Will I Die on a Train?
In light of recent plane crashes and train accidents, it might seem that heading for the skies or the rails is a risky travel proposition, but, in fact, traveling by car is still the most life-threatening form of travel. Planes, trains, and automobiles: safest, safer, and safe.
The high speed train crash in Spain on Wednesday night, which killed 80 and injured at least 170, is the most recent crash in a seemingly bad summer for rail travel. Just this month, accidents from derailed trains caused more than 40 deaths in Québec, injured more than 70 people in Russia, killed six and injured more than 200 in France, and injured eight passengers in the U.K.
“Train ridership is probably the safest way to travel in the world. But trains can have accidents like any other vehicle,” says Gil Carmichael, the former federal railroad administrator under President Bush and founding chairman of the Intermodal Transportation Institute at University of Denver. “You can design the safety into the system itself. This high-speed crash does not diminish the beauty of moving people by trains and moving freight, too. Big high-speed train systems are much safer than interstate highways.”
In the U.S., many more people die in cars than in trains; in 2011, there were 32,367 deaths from car accidents and 698 deaths from train accidents. However, the most recent data based on a per-million-miles traveled comparison reveal railway travel and car travel to be about equal. And though there are more deaths per million miles on airlines (probably due to the volume of miles flown compared with other modes of transport), the likelihood of dying is far less there. Last year, in fact, was the safest for commercial flights since the 1940s—just 475 deaths around the world. The chances of a U.S. plane passenger dying from a plane crash is about 1 in 45 million flights.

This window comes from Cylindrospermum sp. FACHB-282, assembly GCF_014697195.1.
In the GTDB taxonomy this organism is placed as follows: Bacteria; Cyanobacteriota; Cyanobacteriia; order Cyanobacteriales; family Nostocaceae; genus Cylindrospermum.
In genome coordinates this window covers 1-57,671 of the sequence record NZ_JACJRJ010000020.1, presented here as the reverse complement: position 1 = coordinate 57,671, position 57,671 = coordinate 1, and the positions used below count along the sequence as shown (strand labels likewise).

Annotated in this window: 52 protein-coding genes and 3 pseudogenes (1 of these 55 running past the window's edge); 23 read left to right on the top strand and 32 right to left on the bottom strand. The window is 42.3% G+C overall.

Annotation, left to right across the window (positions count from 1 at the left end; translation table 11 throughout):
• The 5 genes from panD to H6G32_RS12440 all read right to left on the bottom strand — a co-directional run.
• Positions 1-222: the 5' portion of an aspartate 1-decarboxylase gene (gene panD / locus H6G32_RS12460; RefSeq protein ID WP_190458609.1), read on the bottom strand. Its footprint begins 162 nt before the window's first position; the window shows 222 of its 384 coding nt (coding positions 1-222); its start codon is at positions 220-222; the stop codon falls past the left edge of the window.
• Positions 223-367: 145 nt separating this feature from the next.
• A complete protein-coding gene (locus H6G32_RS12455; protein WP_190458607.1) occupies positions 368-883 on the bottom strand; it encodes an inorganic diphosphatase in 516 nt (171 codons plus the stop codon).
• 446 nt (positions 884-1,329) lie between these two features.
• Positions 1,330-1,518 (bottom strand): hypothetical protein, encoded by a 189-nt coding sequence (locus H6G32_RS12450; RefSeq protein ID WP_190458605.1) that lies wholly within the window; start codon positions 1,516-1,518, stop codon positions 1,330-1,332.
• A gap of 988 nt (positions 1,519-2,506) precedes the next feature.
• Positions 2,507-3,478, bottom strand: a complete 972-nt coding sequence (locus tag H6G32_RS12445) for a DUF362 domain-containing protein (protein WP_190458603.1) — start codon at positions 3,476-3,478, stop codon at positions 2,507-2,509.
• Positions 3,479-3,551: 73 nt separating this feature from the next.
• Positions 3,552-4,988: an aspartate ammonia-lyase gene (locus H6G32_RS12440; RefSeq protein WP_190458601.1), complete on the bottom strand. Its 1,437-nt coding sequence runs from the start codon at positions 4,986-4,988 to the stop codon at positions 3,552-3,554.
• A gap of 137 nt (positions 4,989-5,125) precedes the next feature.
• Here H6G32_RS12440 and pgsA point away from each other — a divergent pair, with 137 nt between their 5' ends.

But just how likely is a death by train crash in the U.S.? To figure that out, The Daily Beast pulled data for the last five years from the Federal Railroad Administration Office Safety Analysis to find that an average of 727 people died in railroad accidents in the last five years, or 1.01 deaths per million train miles. Based on the 313.9 million people that live in the U.S., the likelihood of dying from a railroad accident is 1 in 431,800.
But, those odds relate to any sort of accident involving a railroad, including collisions at railway crossings and pedestrian accidents. The odds of dying if you are a passenger in a railway car are significantly lower. According to the National Center for Health Statistics, there were 16 accidental deaths of occupants of a railway train or railway car in 2010 (the most recent year for which data is available). So, the likelihood of dying while actually riding in a train is closer to 1 in 19.3 million.
Of course, that’s just if you’re riding an American rail. In Europe, there were 1,239 deaths in 2011, which equates 1 death per 405,500 EU citizens. In India, home to the fourth-largest railway system in the world, 15,000 people die every year from unmanned rail crossings alone.
If all the numbers sound scary, take heed. You’re more likely to drown, get bit by a shark, or commit suicide than die by a train accident. How’s that for a steel lining?